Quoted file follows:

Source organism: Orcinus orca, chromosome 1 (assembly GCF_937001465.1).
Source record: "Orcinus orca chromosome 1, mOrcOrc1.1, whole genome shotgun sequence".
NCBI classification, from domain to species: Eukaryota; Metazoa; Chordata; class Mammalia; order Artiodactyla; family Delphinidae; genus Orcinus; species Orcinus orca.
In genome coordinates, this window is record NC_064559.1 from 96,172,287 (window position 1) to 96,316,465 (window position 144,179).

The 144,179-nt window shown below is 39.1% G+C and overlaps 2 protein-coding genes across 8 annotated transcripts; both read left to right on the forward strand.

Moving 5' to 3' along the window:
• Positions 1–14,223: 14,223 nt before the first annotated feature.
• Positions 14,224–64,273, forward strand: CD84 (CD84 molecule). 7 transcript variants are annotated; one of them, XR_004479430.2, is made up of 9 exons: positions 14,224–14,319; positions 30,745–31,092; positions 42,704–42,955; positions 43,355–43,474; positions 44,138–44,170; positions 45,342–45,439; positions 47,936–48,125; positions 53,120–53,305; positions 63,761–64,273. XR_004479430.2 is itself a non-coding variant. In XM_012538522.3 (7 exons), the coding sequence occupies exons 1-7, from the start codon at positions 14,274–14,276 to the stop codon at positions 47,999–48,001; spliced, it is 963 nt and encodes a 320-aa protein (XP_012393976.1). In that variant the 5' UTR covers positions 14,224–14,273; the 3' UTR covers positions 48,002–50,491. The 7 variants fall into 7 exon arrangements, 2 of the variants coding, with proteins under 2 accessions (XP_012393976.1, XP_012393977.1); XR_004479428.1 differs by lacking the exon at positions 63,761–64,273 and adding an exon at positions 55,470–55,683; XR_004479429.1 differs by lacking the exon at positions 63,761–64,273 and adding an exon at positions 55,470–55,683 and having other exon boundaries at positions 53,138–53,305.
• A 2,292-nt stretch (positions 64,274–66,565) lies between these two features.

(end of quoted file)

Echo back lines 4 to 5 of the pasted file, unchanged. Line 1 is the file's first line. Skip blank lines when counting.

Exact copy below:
In genome coordinates, this window is record NC_064559.1 from 96,172,287 (window position 1) to 96,316,465 (window position 144,179).

The 144,179-nt window shown below is 39.1% G+C and overlaps 2 protein-coding genes across 8 annotated transcripts; both read left to right on the forward strand.